The delegates at the ACC meeting in Jamaica travelled to parishes in different parts of the island today to take part in worship and engage in Mission Encounters with members of the church after the service.
Tomorrow, Monday, they will be joined by representatives from the Diocese of Jamaica and the Cayman Islands who took part in the encounters. They will meet in closed session initially and in an open plenary session at 10.30 when I and other journalists will be able to witness and report the results of the encounters.
I attended the nearest Anglican Church to my hotel, St Andrew Parish Church at Half Way Tree, a complex of road junctions dominated by a dramatic concrete bus terminal. The kapok tree that stood here disappeared in the 1870s. The church by contrast huddles low on the ground surrounded by a cemetery. The foundations were first laid in 1692, but it was rebuilt and has been extended several times. The outside is unremarkable, brick, but the interior is beautiful, dominated by chandeliers and stained glass at the liturgical east end.
Dr Philip Aspinall, the Primate of Australia, presided and preached. The service was familiar, somewhat surprisingly so – the setting used was the same as we sing in Devizes. The hymns were also mostly familiar. Following a trumpet fanfare we sang ‘All praise to thee’ to Engelberg, the Gradual was ‘In Christ there is no East or West’, the Offertory ‘God is love’ to Abbot’s Leigh and Father Lord, we offer you’ by Richard Ho Lung, which I would love to sing in Devizes. ‘There is a redeemer’ and ‘Lord of our diversity’ were sung during Communion and the Recessional was Jesus, Prince and Saviour’ sung to St Gertrude.
Sirrano the Rector welcomed Dr Philip Aspinall and the ACC visitors and I was welcomed by a woman lawyer sitting next to me. It was mother’s day, so about 50 members of the Mother’s Union, resplendent in white, sat in a block towards to back. We sang ‘Faith of our mothers’ and a young boy read a poem, very movingly.
I met up with some colleagues after the service and we drove to Port Royal, at the end of the Palisadoes, the narrow 16km long spit which encloses Kingston Harbour. The British settled here in 1656 and built a fort, now called Fort Charles, to defend the entrance to the harbour.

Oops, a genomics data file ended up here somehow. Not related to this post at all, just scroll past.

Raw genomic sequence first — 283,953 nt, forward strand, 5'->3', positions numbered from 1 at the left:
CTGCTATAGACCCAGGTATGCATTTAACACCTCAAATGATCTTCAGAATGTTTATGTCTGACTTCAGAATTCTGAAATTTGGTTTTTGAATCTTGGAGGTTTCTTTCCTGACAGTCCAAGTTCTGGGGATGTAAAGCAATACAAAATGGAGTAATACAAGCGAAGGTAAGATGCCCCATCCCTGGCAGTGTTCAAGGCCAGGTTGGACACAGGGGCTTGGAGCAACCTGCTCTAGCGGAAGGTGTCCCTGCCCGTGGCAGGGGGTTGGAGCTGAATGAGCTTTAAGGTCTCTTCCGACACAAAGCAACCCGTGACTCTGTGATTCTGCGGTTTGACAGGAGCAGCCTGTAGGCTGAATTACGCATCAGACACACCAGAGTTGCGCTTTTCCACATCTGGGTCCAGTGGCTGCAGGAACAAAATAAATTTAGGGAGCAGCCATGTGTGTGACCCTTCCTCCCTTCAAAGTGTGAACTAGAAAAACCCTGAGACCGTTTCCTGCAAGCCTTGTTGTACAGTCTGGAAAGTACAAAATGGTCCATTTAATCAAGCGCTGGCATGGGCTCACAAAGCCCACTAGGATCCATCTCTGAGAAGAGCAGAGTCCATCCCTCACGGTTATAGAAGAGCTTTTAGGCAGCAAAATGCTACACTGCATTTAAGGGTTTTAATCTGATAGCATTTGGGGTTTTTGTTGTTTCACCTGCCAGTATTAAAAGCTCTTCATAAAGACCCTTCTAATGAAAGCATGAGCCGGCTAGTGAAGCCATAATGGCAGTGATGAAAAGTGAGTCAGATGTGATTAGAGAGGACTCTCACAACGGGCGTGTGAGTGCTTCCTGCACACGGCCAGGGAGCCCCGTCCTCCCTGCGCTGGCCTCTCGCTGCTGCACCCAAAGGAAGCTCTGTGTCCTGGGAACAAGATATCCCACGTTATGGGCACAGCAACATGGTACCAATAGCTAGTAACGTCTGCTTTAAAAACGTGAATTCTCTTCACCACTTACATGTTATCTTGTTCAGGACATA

Time and the elements haven’t been kind to Port Royal. An earthquake in 1692 destroyed most of the town, two thirds being lost under water, and killed over 2,000 of the town’s 8,000 population. Another earthquake a century ago and a hurricane in 1951 did further damage. The area gradually silted up and severed the Fort’s connection with the sea.
At the entrance to the Fort is the church of St Peter, brick built in 1725. Their Communion service had just finished and we were able to meet members of the congregation and visit the church. It has an amazing wooden organ loft constructed in 1743 and beautifully carved and decorated.
The population of Port Royal has shrunk to 2,500, there are several churches serving the population and the congregation struggles to maintain a beautiful and historic building. The communion vessels used by the church are said to have been donated by Captain Morgan, buccaneer who gave his name to a certain rum. Your reporter in Port Royal was allowed to hold the church flagon.
Lunch was ordered next at Gloria’s Rendevouz, a wonderful open air restaurant, and while we waited for it to cook we hopped round the corner to Morgan’s Harbour hotel and marina, standing in the old naval dockyard. A strongly iced pineapple juice was welcome. Port Royal was notorious centuries ago for pirates and buccaneers, so to add authentic period flavour, the hotel desk is staffed by a man dressed as a pirate. He was taking a phone call as my colleagues took pictures of him, and began to camp it up. I did just wonder …
Our sojourn away from the ACC meeting concluded with a visit to Devon House, built in 1881. We didn’t go to visit the house, to be honest, but I-Scream, in a courtyard to the rear, which, because it was Mother’s Day, was crowded and we queued for a long time. But the mango ice cream was worth it!
Today’s break in ACC business has been worth it. I’ve been able to read other reports of Friday’s Covenant debate. I knew conservative reports would be strongly judgmental of the debate and the outcome, both because of the way journalists here were reacting and because it was simply inevitable. The atmosphere here for everyone else is calm. If we are in a crisis, it is one fuelled by those who want to cause chaos. The Anglican Consultative Council itself is alive and well and conducting business as usual.